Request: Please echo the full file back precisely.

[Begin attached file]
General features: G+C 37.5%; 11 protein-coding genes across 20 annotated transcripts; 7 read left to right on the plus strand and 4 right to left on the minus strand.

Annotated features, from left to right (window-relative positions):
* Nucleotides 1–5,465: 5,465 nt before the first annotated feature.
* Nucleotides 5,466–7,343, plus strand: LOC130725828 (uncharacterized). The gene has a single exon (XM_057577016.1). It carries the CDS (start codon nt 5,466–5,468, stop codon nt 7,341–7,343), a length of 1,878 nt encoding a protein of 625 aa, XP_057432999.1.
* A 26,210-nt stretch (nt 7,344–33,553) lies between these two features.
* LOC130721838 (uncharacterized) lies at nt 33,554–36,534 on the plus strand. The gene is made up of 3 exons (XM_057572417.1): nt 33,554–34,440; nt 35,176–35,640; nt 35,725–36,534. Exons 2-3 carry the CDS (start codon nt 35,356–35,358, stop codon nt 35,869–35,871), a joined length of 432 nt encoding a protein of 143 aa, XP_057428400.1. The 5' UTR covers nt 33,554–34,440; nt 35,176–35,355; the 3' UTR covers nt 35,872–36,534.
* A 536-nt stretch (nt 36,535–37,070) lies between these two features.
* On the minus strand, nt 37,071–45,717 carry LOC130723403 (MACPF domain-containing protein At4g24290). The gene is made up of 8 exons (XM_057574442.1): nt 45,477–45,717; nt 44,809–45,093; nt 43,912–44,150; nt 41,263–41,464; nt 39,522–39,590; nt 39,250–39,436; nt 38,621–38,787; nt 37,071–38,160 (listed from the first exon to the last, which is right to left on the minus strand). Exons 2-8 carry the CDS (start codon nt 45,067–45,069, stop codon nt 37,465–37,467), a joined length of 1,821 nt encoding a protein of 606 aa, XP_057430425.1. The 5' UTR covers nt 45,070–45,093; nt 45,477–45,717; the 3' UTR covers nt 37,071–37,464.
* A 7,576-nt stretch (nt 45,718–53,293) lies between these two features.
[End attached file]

General features: G+C 37.5%; 11 protein-coding genes across 20 annotated transcripts; 7 read left to right on the plus strand and 4 right to left on the minus strand.

Annotated features, from left to right (window-relative positions):
* Nucleotides 1–5,465: 5,465 nt before the first annotated feature.
* Nucleotides 5,466–7,343, plus strand: LOC130725828 (uncharacterized). The gene has a single exon (XM_057577016.1). It carries the CDS (start codon nt 5,466–5,468, stop codon nt 7,341–7,343), a length of 1,878 nt encoding a protein of 625 aa, XP_057432999.1.
* A 26,210-nt stretch (nt 7,344–33,553) lies between these two features.
* LOC130721838 (uncharacterized) lies at nt 33,554–36,534 on the plus strand. The gene is made up of 3 exons (XM_057572417.1): nt 33,554–34,440; nt 35,176–35,640; nt 35,725–36,534. Exons 2-3 carry the CDS (start codon nt 35,356–35,358, stop codon nt 35,869–35,871), a joined length of 432 nt encoding a protein of 143 aa, XP_057428400.1. The 5' UTR covers nt 33,554–34,440; nt 35,176–35,355; the 3' UTR covers nt 35,872–36,534.
* A 536-nt stretch (nt 36,535–37,070) lies between these two features.
* On the minus strand, nt 37,071–45,717 carry LOC130723403 (MACPF domain-containing protein At4g24290). The gene is made up of 8 exons (XM_057574442.1): nt 45,477–45,717; nt 44,809–45,093; nt 43,912–44,150; nt 41,263–41,464; nt 39,522–39,590; nt 39,250–39,436; nt 38,621–38,787; nt 37,071–38,160 (listed from the first exon to the last, which is right to left on the minus strand). Exons 2-8 carry the CDS (start codon nt 45,067–45,069, stop codon nt 37,465–37,467), a joined length of 1,821 nt encoding a protein of 606 aa, XP_057430425.1. The 5' UTR covers nt 45,070–45,093; nt 45,477–45,717; the 3' UTR covers nt 37,071–37,464.
* A 7,576-nt stretch (nt 45,718–53,293) lies between these two features.